Re-use or refuse? (How to Dispose of Old Uniforms Responsibly)

Re-use or refuse? (How to Dispose of Old Uniforms Responsibly)

Thu, May 30, 19 Arrow Uniforms

Do you know how much household refuse is sent to landfills by Aucklanders alone each year?

It’s not 10,000 or 20,000 tonnes. According to NZ Herald, it’s a whopping 200,000 tonnes! And that’s just Auckland. Globally, in 2017, the world sent over 70 million tonnes of clothing to landfill.

Also, during the Christmas holidays, the number of items sent for recycling increases by 20%.

“But chucking out my old uniforms for recycling wouldn’t cause any harm, right?” Wrong!

According to our research, the Garment industry is the second largest polluter in the world, next to the oil industry. Textiles makes up for roughly 25% of all landfill. And we all know what landfill is - it’s basically a huge hole in the ground where waste gets dumped. It might not be an issue for the countries with a larger a geographical area; but for us Kiwis, it could be an issue.

Do you want a clean green space for your future generations? If yes, then you need to be careful about how you dispose of your old uniforms.

Here's what you can do with old uniforms:

1. Donate Your Old Uniforms to Charity

Someone could have used the uniform that you just chucked out for recycling. Donating uniforms is the smartest way to reduce waste and help someone at the same time. But before you donate your clothes to charity, make sure they’re all washed and pleasant-smelling. Be considerate of the future owner of your old uniforms.

At Arrow Uniforms, we strive to dispose of uniforms in a way that is sustainable. We have a number of local organisations that we donate to, including; Dress for Success, The Salvation Army, The Koha Shed and the SPCA. New Zealand Red Cross is also a great organisation that accepts used and old clothes. They have donation centers all across New Zealand. Alternatively, you can call your local Red Cross shop to arrange a donation.

2. Protect Your Brand

You need to protect your brand if you're a big company with more than 250 employees or if, due to the nature of your business, you hire a lot of casual staff. Especially if you own a hospitality business, you’re used to seeing new bartenders behind the bar every weekend or a whole bunch of foreign waiters who are on a working-holiday visa.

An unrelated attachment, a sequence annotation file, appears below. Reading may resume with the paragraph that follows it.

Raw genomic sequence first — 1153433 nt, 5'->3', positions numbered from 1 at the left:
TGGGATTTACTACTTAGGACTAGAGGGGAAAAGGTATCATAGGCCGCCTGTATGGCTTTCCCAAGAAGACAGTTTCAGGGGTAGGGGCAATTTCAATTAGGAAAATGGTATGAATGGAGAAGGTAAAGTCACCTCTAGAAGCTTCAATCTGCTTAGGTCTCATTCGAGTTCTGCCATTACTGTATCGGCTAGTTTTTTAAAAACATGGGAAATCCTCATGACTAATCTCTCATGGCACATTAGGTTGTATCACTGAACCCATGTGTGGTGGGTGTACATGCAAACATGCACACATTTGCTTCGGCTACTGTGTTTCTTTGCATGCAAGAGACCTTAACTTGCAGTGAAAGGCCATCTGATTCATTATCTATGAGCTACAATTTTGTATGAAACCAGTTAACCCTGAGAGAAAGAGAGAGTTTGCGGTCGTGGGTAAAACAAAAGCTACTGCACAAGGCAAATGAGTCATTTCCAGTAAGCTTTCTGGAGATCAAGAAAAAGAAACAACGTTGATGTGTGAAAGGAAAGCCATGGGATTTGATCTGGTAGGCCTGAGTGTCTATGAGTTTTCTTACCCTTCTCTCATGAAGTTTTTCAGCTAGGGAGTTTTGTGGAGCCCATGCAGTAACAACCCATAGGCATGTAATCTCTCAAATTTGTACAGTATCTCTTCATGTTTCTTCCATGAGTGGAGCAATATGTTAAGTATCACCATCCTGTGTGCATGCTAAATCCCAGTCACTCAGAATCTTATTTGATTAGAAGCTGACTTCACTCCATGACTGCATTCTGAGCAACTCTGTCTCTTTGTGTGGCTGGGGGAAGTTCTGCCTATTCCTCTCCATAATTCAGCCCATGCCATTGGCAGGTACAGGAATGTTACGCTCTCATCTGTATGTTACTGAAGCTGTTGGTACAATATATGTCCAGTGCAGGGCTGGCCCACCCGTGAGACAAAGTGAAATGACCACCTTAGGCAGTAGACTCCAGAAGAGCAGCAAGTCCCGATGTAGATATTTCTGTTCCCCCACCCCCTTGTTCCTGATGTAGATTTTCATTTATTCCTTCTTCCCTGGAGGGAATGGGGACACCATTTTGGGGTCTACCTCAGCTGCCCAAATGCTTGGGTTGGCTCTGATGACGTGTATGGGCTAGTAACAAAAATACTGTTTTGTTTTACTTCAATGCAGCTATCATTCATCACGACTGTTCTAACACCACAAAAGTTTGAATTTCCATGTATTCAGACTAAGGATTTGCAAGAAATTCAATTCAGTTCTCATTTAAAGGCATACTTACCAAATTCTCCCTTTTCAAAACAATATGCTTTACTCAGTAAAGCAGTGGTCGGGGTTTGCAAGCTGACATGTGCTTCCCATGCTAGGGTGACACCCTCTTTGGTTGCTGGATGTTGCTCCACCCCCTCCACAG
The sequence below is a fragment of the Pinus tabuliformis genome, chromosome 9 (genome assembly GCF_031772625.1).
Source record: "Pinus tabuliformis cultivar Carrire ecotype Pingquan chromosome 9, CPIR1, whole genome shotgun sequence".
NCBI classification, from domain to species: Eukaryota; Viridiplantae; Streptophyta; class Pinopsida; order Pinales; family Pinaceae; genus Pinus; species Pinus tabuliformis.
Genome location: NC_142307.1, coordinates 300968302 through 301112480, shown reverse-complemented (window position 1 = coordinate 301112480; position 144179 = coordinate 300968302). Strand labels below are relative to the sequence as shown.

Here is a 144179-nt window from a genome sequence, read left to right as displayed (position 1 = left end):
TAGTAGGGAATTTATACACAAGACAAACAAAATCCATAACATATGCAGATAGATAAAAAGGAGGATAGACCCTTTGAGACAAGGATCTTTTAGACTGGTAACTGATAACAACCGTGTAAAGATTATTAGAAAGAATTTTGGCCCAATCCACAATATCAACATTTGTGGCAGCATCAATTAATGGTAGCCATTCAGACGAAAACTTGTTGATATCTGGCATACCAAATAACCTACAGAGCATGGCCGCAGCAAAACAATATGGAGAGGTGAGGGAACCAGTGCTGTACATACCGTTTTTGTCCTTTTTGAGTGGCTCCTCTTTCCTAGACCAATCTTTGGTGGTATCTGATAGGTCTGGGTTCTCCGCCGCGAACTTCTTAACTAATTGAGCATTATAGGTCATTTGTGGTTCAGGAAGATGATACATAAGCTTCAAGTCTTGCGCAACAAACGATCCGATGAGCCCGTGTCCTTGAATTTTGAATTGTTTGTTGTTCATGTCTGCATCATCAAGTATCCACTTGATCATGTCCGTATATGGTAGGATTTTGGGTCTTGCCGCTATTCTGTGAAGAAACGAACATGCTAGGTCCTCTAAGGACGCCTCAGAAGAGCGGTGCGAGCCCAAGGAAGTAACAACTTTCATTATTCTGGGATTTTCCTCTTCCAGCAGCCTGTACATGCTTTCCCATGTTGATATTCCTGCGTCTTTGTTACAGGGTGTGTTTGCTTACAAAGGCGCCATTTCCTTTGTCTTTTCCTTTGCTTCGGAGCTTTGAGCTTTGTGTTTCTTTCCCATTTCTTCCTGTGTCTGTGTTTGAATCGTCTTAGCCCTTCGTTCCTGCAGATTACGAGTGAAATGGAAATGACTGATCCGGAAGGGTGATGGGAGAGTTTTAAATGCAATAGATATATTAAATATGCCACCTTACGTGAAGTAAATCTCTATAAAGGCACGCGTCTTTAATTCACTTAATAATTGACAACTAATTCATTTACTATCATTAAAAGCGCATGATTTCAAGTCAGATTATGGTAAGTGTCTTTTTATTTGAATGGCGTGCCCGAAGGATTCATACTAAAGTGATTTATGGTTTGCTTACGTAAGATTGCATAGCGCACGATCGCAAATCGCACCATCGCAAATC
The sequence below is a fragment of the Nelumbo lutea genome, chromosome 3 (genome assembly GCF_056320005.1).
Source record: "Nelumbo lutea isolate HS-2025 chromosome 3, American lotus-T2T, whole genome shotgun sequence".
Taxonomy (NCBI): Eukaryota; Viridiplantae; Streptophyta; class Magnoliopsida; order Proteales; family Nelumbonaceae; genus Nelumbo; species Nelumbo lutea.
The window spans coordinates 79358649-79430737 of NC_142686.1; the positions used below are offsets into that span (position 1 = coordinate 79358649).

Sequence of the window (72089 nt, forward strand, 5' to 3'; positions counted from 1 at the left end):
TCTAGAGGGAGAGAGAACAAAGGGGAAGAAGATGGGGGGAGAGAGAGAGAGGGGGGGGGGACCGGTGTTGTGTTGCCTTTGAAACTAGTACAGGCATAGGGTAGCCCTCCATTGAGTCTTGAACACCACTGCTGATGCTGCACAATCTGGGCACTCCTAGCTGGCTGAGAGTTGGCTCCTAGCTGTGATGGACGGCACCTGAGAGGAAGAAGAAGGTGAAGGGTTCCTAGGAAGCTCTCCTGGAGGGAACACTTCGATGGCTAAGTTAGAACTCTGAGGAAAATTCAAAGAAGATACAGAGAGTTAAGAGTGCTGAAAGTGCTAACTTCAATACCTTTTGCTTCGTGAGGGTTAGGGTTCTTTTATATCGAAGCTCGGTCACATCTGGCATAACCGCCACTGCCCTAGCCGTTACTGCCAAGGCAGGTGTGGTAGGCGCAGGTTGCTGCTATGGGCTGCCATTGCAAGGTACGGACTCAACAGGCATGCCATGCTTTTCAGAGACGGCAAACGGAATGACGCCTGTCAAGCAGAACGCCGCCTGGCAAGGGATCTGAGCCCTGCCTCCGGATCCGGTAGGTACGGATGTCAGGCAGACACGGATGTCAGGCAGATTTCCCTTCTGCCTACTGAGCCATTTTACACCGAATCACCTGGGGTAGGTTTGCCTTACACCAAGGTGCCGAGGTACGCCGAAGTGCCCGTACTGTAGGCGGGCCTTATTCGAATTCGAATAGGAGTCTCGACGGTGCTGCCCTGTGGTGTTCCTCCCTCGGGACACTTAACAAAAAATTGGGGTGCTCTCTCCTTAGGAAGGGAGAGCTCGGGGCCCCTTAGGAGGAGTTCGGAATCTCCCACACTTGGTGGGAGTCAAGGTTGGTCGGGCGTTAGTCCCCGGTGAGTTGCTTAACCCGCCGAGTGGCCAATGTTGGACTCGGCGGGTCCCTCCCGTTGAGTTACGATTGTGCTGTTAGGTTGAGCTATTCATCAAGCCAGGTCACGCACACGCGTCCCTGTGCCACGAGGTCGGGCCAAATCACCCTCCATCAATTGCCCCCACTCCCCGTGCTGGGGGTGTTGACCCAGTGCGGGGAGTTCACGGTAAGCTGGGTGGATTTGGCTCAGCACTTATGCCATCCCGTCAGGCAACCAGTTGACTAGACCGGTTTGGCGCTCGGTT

The point is, if your company’s uniform goes into the wrong hands, someone can misuse it. Regardless of the industry or organisation, if you employ a lot of new people frequently, anyone can impersonate a staff-member and infiltrate your property with ulterior motives and this could pose a serious security risk like theft, terrorism and destruction of property.

That’s why wearing a military uniform if you’re just a civilian is illegal in some countries. The United States makes it a federal offence under The Stolen Valour Act. Same goes for impersonating a police officer.

What’s the solution then?

Well, there are shredding services available which will ensure your company’s logos and badges are destroyed. However, this waste could still head for landfill. Alternatively, you can remove your brand’s badges from your uniforms by using de-branding technologies and then donate them.

3. Reuse Options

Old uniforms can be reused in a variety of ways. The first option could be to cut them into small pieces and use them as cleaning rags. Probably not an environment-friendly way, but it will save lots of brand new cleaning rags from being used and eventually going into landfill.

Another option could be Upcycling. It basically means to adapt and deconstruct old uniforms to create new, high-quality uniforms (or other items) that are more suitable for the purpose. An airline company once changed the uniforms of 11,000 employees. As a result of this, there were thousands of kilos of clothing material ready for disposal. The company came up with a smart solution: Upcycling!

They are planning to use the old uniform material to make purses, shoes, carpets and even composite material to be used in their own aircrafts.

More and more companies are getting inclined towards eco-friendly and sustainable options for disposing of old uniforms. Remember, re-use is always more sustainable than recycling. So, as much as possible, try to re-use old uniform materials - for the future of our planet and the next generation.

This article was brought to you by Arrow Uniforms New Zealand.

From Healthcare to Chef’s Wear, we can provide the best quality and long lasting uniforms for your staff.

Our design team can work with you to create customised garments which are unique to you and your brand.

Get in touch today for a complete solution for your apparel needs.


This article is included in Twinkl's Eco-Friendly and Sustainability campaign, and is part of their article Some great ideas to be more sustainable in 2021